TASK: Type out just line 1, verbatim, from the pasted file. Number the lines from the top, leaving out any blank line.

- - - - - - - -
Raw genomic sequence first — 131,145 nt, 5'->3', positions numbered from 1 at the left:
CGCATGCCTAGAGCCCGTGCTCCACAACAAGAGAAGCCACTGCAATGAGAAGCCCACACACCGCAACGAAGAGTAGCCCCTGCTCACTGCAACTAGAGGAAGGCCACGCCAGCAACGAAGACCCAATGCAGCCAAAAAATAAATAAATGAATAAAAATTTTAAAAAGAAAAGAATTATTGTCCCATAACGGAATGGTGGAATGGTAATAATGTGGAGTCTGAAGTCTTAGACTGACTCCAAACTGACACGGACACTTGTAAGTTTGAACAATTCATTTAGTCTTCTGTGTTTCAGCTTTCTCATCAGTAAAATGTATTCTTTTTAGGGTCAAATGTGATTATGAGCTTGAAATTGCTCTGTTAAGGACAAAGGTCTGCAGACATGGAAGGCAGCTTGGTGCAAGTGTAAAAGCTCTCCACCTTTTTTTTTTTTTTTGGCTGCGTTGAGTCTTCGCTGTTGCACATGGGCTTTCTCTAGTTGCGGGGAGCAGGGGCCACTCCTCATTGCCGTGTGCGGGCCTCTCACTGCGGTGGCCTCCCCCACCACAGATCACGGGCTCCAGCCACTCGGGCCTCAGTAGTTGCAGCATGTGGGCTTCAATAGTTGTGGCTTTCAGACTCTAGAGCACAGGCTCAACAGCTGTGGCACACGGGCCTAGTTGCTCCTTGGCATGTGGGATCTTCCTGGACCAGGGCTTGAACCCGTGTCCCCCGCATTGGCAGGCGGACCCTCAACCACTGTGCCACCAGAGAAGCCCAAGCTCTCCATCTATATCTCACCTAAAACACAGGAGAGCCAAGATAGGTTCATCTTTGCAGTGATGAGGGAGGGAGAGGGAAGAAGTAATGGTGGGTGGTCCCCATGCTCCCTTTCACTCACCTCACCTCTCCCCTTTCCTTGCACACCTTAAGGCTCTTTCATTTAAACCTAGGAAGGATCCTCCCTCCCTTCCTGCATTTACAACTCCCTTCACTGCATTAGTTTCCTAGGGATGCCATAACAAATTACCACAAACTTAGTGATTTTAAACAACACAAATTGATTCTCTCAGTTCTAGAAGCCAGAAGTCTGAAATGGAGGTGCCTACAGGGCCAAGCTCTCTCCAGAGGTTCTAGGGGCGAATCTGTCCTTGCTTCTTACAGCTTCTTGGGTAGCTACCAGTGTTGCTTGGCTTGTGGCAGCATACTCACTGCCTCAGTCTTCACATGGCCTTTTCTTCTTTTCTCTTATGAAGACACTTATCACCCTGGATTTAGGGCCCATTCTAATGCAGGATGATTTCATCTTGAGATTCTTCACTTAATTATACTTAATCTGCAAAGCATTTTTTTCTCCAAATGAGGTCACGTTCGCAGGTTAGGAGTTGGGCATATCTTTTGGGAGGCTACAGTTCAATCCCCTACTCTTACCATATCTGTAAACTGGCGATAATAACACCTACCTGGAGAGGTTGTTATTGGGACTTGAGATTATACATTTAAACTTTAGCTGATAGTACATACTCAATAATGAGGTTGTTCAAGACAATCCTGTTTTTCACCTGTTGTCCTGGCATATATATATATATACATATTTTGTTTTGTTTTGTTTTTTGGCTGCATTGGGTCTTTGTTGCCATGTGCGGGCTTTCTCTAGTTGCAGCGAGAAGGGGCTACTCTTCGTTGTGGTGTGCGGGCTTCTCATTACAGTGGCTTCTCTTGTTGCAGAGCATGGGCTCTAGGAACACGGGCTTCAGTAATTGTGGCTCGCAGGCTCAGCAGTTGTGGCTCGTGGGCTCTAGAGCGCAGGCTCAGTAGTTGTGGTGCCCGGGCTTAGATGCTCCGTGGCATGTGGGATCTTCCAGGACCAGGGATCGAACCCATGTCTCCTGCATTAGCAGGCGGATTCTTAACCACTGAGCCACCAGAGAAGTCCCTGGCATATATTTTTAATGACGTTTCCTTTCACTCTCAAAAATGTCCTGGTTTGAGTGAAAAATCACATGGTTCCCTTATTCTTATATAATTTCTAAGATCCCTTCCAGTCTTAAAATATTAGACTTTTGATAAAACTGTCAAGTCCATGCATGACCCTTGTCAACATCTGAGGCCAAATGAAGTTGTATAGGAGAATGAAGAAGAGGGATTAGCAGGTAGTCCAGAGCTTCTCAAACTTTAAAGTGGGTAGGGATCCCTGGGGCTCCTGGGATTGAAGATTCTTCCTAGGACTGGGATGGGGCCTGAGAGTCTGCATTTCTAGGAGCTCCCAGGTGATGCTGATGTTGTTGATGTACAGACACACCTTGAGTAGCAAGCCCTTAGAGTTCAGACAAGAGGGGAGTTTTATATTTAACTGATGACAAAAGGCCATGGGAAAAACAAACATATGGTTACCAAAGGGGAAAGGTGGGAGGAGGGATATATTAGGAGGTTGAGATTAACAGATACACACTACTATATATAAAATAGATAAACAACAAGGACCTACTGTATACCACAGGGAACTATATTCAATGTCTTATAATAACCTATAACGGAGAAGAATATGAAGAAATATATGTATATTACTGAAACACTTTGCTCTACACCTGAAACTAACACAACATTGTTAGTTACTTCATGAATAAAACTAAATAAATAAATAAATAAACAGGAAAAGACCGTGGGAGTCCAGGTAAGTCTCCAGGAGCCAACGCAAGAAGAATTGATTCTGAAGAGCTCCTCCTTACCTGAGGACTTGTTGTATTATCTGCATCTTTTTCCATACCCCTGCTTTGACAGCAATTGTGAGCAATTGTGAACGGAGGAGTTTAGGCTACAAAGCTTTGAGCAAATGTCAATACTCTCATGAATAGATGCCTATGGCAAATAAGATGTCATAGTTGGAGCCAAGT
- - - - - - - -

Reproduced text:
Raw genomic sequence first — 131,145 nt, 5'->3', positions numbered from 1 at the left: